Graduating from being known mostly in the tech and cybersecurity communities, ransomware made the leap into the consciousness of the public at large over the last year, thanks to attacks grabbing mainstream headlines and affecting the everyday lives of a significant number of people.
Many of the cyber professionals who submitted predictions for the upcoming year seem to think that the threat posed by groups infiltrating organizations’ systems and encrypting their data for a handsome payday will continue to be one of the top threats in 2022. Threats to or posed by supply chains, cryptocurrency and nation-states also received mentions from the experts.
But the predictions weren’t all doom and gloom: Some experts noted that cybersecurity may receive more attention from CEOs and boards in 2022, while information sharing will flourish along with ISACs.
Money is the motivator in ransomware attacks, says Mike Campfield, vice president of global security programs at ExtraHop:
"Ransomware will continue to be the largest security issue in 2022. APT actors are the next major threat and that is because they are not as financially motivated. These types of attacks are more multifaceted than ransomware, as it’s not just about financial protection, but also about IP and data protection. Supply chain attacks are the third major concern given the advanced techniques that are now being deployed to easily deliver these types of attacks. They no longer rely on phishing. Attackers can infiltrate the entire supply chain without having to go through the front door. The security problem isn’t going to go away. As long as there's money at the end of it, whether it is someone stealing IP or money, they will always find a way to get it."
The professionalization of ransomware groups, says Archie Agarwal, founder and CEO of ThreatModeler:
“Ransomware will continue to rampage, and payments made to criminals by organizations and insurers to decrypt data will continue to rise with it. This pattern will start to raise serious questions as criminal gangs become wealthier, professionalize and use their ill-gotten gains to fund faster weaponization of exploits and buy zero-days off the shelf to gain entry for their next round of ransomware. Due to this lucrative feedback loop, we will hear more stories of criminal ransomware groups with VPs of product and organizational structures mirroring those of legitimate organizations. All these developments will lead to public debate on paying extortionists.”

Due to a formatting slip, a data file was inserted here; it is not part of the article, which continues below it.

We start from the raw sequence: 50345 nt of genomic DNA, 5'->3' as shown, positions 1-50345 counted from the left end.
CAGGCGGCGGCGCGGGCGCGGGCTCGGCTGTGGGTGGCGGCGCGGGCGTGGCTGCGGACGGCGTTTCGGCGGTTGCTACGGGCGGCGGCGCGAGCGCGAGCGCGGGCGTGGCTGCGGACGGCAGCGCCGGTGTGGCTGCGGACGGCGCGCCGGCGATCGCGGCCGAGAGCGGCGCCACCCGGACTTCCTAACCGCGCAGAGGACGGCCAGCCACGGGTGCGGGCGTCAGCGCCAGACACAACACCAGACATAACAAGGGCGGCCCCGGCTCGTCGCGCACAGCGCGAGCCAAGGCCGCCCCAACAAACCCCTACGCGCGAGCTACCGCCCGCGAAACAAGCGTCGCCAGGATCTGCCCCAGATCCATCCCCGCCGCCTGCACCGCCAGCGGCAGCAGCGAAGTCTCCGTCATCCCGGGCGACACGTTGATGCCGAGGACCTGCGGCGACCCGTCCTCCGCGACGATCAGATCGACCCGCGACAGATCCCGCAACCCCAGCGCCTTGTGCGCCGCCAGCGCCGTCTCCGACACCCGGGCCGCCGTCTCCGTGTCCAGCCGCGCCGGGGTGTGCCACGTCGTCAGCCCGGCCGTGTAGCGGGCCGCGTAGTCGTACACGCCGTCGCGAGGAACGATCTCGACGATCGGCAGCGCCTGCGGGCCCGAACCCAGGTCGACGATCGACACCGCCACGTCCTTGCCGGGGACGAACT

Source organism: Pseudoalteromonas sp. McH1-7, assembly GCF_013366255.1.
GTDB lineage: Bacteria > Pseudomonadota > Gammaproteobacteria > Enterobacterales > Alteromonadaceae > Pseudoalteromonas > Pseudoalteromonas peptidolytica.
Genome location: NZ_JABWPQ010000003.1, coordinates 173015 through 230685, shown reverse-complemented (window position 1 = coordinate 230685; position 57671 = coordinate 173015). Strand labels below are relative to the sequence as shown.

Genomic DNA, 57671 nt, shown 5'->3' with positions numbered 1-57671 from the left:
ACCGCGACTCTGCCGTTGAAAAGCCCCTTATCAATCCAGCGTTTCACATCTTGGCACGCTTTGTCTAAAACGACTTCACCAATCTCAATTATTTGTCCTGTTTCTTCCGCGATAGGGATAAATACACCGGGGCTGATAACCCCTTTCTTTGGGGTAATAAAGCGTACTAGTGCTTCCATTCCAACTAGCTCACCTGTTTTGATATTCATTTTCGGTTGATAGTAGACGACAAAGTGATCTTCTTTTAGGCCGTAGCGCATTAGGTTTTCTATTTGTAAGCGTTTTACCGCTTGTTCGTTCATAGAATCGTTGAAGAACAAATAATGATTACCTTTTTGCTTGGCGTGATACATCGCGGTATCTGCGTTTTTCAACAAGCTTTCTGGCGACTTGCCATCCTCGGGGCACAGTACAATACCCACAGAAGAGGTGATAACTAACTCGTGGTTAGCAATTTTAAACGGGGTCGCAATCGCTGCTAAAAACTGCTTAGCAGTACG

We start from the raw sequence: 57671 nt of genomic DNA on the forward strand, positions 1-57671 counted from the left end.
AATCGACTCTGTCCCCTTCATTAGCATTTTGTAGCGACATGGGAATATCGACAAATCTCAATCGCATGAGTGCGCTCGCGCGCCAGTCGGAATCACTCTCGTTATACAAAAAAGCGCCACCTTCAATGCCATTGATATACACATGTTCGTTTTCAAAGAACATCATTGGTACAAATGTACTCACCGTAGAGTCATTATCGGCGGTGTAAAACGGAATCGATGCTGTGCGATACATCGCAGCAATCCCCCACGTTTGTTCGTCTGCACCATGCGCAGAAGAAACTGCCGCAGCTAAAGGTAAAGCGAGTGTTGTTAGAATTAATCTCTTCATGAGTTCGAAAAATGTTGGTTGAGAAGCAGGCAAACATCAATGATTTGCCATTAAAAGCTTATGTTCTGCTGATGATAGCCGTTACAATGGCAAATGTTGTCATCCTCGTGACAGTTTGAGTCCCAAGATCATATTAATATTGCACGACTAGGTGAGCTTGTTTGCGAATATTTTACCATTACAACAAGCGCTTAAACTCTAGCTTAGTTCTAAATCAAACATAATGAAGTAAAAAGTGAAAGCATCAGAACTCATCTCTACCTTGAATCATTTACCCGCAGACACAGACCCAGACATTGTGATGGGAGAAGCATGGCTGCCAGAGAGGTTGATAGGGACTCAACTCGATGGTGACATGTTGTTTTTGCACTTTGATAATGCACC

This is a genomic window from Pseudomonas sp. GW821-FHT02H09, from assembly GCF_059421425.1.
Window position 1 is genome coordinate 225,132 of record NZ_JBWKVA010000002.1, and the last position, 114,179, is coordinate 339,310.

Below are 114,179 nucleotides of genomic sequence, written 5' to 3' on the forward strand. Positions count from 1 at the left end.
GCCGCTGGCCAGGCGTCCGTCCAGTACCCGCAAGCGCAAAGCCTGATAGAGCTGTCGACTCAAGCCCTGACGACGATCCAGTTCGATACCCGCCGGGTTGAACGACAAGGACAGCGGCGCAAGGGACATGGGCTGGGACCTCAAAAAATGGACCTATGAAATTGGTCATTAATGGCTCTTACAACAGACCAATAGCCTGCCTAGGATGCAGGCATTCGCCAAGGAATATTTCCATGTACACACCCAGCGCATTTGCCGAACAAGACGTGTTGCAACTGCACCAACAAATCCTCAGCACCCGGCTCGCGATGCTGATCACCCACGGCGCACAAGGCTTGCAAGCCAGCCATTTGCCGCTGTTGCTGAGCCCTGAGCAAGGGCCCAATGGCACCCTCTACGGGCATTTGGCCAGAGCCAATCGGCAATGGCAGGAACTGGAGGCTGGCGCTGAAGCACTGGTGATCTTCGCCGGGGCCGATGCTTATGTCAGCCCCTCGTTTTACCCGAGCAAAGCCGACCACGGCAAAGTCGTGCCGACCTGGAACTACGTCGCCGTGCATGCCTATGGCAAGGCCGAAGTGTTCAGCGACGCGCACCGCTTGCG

Ransomware will become the top tactic used in software supply chain attacks and third-party data breaches, says Brad Hibbert, chief operating officer and chief strategy officer at Prevalent:
"After a banner year of high-profile ransomware attacks originating from third-party suppliers (for example Kaseya and others), 2022 will only see more as cybercriminals continue to perfect their attack methods, increase their sophistication and follow the money. Top targets will include third parties that supply goods and services to the automotive, mid-sized banking, and retailing industries due to the criticality of the data and systems they have access to. "
Ransomware defenses need a refresh, says Carolyn Crandall, chief security advocate at Attivo Networks:
“Ransomware defenses must get a badly needed refresh. Ransomware 3.0 is here, characterized by double extortion, where cybercriminals not only encrypt files but also leak information online that can drastically impact everything from the company’s image, profits, and stock price. There’s no longer a one-size-fits-all approach to defending against these attacks. With over 300 variants, stopping ransomware requires a multi-faceted approach. One that starts with protecting Active Directory and privileged credentials. In 2022, organizations will be unable to keep up with understanding how each group operates and instead, will need to improve their visibility to exposures and add detection measures that are based on technique. Setting up traps, misdirections and speed bump lures along the way will also serve as strong deterrents to keep an attacker from being successful."
Disinformation meets ransomware, says David Etue, CEO at Nisos: